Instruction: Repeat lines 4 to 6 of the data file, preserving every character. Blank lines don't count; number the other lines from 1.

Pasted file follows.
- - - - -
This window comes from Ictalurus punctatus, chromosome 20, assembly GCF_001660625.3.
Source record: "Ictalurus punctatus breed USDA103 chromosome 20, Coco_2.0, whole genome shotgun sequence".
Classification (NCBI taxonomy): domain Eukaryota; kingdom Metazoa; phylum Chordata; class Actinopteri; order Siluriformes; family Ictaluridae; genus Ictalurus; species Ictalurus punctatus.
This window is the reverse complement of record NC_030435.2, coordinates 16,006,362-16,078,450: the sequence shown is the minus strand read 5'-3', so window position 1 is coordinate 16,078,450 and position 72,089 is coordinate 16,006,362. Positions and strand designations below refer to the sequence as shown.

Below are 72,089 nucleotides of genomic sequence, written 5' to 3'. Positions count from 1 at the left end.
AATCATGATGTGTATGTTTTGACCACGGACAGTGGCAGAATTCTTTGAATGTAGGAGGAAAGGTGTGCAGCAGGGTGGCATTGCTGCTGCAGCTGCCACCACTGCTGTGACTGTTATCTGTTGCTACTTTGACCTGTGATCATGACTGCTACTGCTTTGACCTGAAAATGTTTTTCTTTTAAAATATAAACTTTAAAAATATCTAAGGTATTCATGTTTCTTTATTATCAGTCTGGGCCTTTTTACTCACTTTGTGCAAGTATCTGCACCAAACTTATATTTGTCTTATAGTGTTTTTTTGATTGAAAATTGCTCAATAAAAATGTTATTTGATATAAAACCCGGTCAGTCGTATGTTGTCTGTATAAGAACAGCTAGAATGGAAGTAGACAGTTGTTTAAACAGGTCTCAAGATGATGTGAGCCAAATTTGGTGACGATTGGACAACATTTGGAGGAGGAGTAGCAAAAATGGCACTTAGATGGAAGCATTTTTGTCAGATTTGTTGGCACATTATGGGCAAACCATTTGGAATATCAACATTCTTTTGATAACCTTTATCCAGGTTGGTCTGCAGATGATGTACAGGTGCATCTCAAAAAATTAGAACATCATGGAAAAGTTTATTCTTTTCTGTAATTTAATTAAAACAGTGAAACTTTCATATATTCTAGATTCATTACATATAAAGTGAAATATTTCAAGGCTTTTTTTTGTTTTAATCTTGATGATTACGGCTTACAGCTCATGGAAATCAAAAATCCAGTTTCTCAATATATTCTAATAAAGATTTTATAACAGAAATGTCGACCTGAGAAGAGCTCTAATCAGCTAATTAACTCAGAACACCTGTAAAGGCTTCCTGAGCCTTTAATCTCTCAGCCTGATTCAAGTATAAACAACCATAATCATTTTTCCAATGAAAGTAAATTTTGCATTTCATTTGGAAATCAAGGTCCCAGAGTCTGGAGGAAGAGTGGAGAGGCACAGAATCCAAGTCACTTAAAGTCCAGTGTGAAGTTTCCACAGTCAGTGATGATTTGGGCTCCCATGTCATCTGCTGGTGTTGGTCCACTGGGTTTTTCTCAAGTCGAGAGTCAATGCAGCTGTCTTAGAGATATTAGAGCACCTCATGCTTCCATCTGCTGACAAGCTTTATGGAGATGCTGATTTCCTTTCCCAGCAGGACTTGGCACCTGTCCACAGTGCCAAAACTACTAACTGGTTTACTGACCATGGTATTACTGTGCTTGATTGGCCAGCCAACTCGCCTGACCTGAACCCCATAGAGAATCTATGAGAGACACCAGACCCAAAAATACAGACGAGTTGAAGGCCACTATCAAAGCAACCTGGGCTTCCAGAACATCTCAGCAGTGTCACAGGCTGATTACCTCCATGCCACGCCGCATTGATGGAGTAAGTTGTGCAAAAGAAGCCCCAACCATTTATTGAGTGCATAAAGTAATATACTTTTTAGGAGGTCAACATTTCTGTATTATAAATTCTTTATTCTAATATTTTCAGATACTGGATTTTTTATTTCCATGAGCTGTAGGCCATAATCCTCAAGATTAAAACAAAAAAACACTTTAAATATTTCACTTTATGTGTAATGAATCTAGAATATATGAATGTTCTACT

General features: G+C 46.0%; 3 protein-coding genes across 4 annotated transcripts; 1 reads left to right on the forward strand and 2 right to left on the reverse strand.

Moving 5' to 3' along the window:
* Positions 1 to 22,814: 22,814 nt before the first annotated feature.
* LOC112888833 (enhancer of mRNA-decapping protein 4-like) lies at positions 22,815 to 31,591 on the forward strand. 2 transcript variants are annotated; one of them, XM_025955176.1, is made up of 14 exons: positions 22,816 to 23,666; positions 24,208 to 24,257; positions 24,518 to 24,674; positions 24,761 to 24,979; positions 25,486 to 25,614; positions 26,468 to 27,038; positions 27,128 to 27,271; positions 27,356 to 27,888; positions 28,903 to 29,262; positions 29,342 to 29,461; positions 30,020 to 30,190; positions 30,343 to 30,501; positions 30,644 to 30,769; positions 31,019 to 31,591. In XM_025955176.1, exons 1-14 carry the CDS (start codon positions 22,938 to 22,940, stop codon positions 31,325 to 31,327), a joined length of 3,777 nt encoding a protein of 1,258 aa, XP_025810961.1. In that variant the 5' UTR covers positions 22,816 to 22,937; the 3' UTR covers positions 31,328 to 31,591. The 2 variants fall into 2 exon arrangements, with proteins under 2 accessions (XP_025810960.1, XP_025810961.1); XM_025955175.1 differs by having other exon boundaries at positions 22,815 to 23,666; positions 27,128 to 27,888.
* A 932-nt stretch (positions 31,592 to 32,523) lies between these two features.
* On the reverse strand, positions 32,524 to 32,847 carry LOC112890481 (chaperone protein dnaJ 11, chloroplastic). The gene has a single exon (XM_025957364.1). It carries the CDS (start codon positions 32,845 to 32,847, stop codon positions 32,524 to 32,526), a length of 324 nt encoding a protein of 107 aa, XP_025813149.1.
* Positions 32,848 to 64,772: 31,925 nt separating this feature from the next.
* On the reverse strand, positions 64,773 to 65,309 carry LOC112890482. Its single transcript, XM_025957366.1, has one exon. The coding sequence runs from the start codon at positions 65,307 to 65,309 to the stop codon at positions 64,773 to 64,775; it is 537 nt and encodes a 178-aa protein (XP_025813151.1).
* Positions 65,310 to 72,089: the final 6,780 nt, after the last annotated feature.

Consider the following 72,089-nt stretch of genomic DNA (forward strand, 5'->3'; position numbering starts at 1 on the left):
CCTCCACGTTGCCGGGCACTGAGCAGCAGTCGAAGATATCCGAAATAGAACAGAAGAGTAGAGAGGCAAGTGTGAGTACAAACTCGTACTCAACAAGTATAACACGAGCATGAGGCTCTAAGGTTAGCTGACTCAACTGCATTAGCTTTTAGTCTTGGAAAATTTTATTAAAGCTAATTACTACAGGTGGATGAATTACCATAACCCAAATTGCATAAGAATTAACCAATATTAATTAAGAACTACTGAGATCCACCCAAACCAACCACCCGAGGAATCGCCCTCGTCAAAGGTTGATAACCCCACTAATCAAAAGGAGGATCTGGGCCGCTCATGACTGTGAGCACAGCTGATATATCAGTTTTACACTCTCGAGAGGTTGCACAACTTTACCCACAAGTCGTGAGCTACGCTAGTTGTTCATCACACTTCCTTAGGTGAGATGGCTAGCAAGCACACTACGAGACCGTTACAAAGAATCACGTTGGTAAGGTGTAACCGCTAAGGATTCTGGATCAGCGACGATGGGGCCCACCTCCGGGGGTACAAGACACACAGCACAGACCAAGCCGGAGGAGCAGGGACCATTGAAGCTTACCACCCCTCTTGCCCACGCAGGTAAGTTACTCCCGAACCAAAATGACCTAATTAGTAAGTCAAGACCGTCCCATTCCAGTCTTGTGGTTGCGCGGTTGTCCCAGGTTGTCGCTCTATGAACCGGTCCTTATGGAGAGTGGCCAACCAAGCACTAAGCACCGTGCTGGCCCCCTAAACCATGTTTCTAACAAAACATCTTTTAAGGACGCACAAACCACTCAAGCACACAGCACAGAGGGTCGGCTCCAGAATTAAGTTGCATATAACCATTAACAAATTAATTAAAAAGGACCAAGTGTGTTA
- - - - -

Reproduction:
This window is the reverse complement of record NC_030435.2, coordinates 16,006,362-16,078,450: the sequence shown is the minus strand read 5'-3', so window position 1 is coordinate 16,078,450 and position 72,089 is coordinate 16,006,362. Positions and strand designations below refer to the sequence as shown.

Below are 72,089 nucleotides of genomic sequence, written 5' to 3'. Positions count from 1 at the left end.
AATCATGATGTGTATGTTTTGACCACGGACAGTGGCAGAATTCTTTGAATGTAGGAGGAAAGGTGTGCAGCAGGGTGGCATTGCTGCTGCAGCTGCCACCACTGCTGTGACTGTTATCTGTTGCTACTTTGACCTGTGATCATGACTGCTACTGCTTTGACCTGAAAATGTTTTTCTTTTAAAATATAAACTTTAAAAATATCTAAGGTATTCATGTTTCTTTATTATCAGTCTGGGCCTTTTTACTCACTTTGTGCAAGTATCTGCACCAAACTTATATTTGTCTTATAGTGTTTTTTTGATTGAAAATTGCTCAATAAAAATGTTATTTGATATAAAACCCGGTCAGTCGTATGTTGTCTGTATAAGAACAGCTAGAATGGAAGTAGACAGTTGTTTAAACAGGTCTCAAGATGATGTGAGCCAAATTTGGTGACGATTGGACAACATTTGGAGGAGGAGTAGCAAAAATGGCACTTAGATGGAAGCATTTTTGTCAGATTTGTTGGCACATTATGGGCAAACCATTTGGAATATCAACATTCTTTTGATAACCTTTATCCAGGTTGGTCTGCAGATGATGTACAGGTGCATCTCAAAAAATTAGAACATCATGGAAAAGTTTATTCTTTTCTGTAATTTAATTAAAACAGTGAAACTTTCATATATTCTAGATTCATTACATATAAAGTGAAATATTTCAAGGCTTTTTTTTGTTTTAATCTTGATGATTACGGCTTACAGCTCATGGAAATCAAAAATCCAGTTTCTCAATATATTCTAATAAAGATTTTATAACAGAAATGTCGACCTGAGAAGAGCTCTAATCAGCTAATTAACTCAGAACACCTGTAAAGGCTTCCTGAGCCTTTAATCTCTCAGCCTGATTCAAGTATAAACAACCATAATCATTTTTCCAATGAAAGTAAATTTTGCATTTCATTTGGAAATCAAGGTCCCAGAGTCTGGAGGAAGAGTGGAGAGGCACAGAATCCAAGTCACTTAAAGTCCAGTGTGAAGTTTCCACAGTCAGTGATGATTTGGGCTCCCATGTCATCTGCTGGTGTTGGTCCACTGGGTTTTTCTCAAGTCGAGAGTCAATGCAGCTGTCTTAGAGATATTAGAGCACCTCATGCTTCCATCTGCTGACAAGCTTTATGGAGATGCTGATTTCCTTTCCCAGCAGGACTTGGCACCTGTCCACAGTGCCAAAACTACTAACTGGTTTACTGACCATGGTATTACTGTGCTTGATTGGCCAGCCAACTCGCCTGACCTGAACCCCATAGAGAATCTATGAGAGACACCAGACCCAAAAATACAGACGAGTTGAAGGCCACTATCAAAGCAACCTGGGCTTCCAGAACATCTCAGCAGTGTCACAGGCTGATTACCTCCATGCCACGCCGCATTGATGGAGTAAGTTGTGCAAAAGAAGCCCCAACCATTTATTGAGTGCATAAAGTAATATACTTTTTAGGAGGTCAACATTTCTGTATTATAAATTCTTTATTCTAATATTTTCAGATACTGGATTTTTTATTTCCATGAGCTGTAGGCCATAATCCTCAAGATTAAAACAAAAAAACACTTTAAATATTTCACTTTATGTGTAATGAATCTAGAATATATGAATGTTCTACT